For the 10th year, William Blair was honored to sponsor the annual Anne Frank art competition in Frankfurt featuring young filmmakers from across Germany who presented their films expressing how they view democracy today.

The contest was started as a way for youth to live out the legacy of Anne Frank, a Jewish girl from Frankfurt whose diary of her experiences while hiding from the Nazis during World War II has inspired millions around the world to take a stand against hatred, prejudice, and indifference.

This year’s event was particularly special as the awards ceremony was held on May 19 during Frankfurt’s “Paulskirche Festival,” a four-day celebration of the 175th anniversary of the German National Assembly, which laid the foundation for German democracy.

Addressing the Anne Frank art contest awards ceremony Annette Lorenz (left), with the Evangelical Academy, a partner of the Anne Frank Educational Centre, and TV personality Tobias Krell, one of the judges of the 2023 competition.

Youth submitted videos up to three minutes in length, supporting the central theme of the 2023 contest: young people’s view of democracy. Topics ranged from lowering the voting age in national elections to children’s rights and the future of young people in Germany. Others chose to ask questions of migration, inclusion, and exclusion. Films featured stop-motion and satirical formats, while others emulated the style of news programs or traditional documentaries.

The top award, selected by a panel of judges, went to a group of six teenagers from the Hamburg film association for their film Home. The film consisted of interviews with people walking the streets of Hamburg, who were asked what home means to them.

William Blair and Anne Frank Educational Centre Partnership

William Blair investment banker Philipp Mohr, with the firm’s office in Frankfurt, founded the contest and partners with the Anne Frank Educational Centre in Frankfurt to hold the contest annually.

Since its inception, youth have expressed their ideas through various art forms from posters and paintings to music, comics, storytelling and now films. Themes have also varied—Anne Frank, refugees, democracy, human rights, antisemitism, gender equality, diversity.

“I am thrilled that we had our 10th anniversary of the art contest and that William Blair could be a part of this beautiful journey,” says Mohr. “So many participants, so many themes, such wonderful expressions in various art forms inspired by the legacy of Anne Frank are simply terrific.”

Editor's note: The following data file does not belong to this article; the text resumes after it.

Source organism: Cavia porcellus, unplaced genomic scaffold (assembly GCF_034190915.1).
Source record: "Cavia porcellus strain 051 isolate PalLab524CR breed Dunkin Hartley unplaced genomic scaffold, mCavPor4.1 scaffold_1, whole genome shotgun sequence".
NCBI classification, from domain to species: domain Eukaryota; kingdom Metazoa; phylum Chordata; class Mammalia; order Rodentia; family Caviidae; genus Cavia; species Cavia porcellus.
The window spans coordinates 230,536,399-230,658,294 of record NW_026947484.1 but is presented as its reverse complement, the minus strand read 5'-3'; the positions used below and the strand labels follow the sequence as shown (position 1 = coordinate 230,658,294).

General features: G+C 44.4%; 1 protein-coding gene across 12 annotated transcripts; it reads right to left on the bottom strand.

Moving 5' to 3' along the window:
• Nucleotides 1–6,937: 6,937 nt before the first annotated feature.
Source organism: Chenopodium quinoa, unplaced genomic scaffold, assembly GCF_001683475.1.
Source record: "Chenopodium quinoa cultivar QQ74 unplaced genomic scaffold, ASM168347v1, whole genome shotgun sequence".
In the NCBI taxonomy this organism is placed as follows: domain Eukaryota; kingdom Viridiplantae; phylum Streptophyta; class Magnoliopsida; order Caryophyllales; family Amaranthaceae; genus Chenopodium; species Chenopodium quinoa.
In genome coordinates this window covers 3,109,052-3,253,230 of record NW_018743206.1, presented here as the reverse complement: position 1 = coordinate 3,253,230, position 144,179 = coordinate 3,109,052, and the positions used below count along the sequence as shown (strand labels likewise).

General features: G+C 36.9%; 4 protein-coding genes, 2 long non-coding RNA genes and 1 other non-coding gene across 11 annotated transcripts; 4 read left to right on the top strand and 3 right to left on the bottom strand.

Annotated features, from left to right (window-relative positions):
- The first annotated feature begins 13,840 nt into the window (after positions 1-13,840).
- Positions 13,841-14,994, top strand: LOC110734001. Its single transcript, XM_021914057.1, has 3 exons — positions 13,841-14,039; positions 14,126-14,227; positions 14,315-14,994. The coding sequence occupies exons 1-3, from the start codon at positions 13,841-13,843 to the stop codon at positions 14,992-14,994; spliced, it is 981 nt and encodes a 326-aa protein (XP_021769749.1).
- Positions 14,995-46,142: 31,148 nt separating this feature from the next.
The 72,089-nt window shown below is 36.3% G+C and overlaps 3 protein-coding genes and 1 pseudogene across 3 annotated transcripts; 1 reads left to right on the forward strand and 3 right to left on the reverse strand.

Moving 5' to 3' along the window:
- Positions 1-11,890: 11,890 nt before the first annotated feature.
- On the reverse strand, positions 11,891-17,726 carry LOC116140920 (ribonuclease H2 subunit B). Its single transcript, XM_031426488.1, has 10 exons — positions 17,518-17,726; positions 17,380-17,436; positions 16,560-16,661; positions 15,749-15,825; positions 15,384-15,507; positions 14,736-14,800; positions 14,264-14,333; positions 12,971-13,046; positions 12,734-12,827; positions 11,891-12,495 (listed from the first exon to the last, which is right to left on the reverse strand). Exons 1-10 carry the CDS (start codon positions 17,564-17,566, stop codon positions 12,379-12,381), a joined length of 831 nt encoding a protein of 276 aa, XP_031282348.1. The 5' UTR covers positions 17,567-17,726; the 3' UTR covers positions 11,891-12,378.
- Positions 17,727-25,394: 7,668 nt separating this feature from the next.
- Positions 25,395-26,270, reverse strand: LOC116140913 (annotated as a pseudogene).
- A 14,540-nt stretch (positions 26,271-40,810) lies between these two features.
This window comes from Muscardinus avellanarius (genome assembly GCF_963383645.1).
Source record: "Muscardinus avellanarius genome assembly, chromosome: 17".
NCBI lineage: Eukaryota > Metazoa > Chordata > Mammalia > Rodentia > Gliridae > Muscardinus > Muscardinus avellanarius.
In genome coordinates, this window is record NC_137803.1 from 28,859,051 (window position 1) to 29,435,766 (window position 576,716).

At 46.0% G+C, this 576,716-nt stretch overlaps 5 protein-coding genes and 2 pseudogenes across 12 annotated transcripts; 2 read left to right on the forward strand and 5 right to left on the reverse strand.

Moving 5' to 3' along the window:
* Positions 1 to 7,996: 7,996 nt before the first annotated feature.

We all live with the objective of being happy; our lives are all different and yet the same.

ANNE FRANK'S DIARY, July 6, 1944

Throughout his life, Mohr has been a student of the Holocaust, working to ensure it never happens again. His master’s thesis was on Hitler’s seizure of power and his Ph.D. dissertation on international law and the persecution of Jewish people at the beginning of the Nazi dictatorship. In September 2022 he was appointed to the Financial Committee of the Auschwitz-Birkenau Foundation, which advises the foundation on its endowment fund used to preserve the Auschwitz-Birkenau Memorial, the site of the largest of all Nazi German concentration camps.

The Touch depicts a page from Anne Frank’s diary and the inspiration for the annual contest.

The idea of the contest grew out of a trip Mohr had taken in 2012 when visiting the Jewish Center of the Hamptons, where he encountered a painting by Michael Knigin, The Touch, that depicts a page from Anne Frank’s diary. Captivated by the painting, Mohr purchased it and gifted it to the Anne Frank Educational Centre. That also inspired Mohr to partner with the centre’s leadership to find ways to connect youth with the legacy of Anne Frank. The annual Anne Frank art contest was conceived from those early conversations.

Engaged in Communities Globally

William Blair has a long history of being a long-term partner to the communities where colleagues live and work, beginning when it was founded 88 years ago.

“Our partnership with the Anne Frank Educational Centre is a wonderful example of how William Blair employees are making a difference in the communities where they live and work,” says Nancy Bonges, director of community engagement at William Blair. “Philipp’s commitment of encouraging youth to find a way to carry on the legacy of Anne Frank inspired the partnership and William Blair’s support of the art contest year after year.”

Top photo: Moderator Laura Paloma of the Anne Frank art awards ceremony held during Frankfurt’s “Paulskirche Festival.”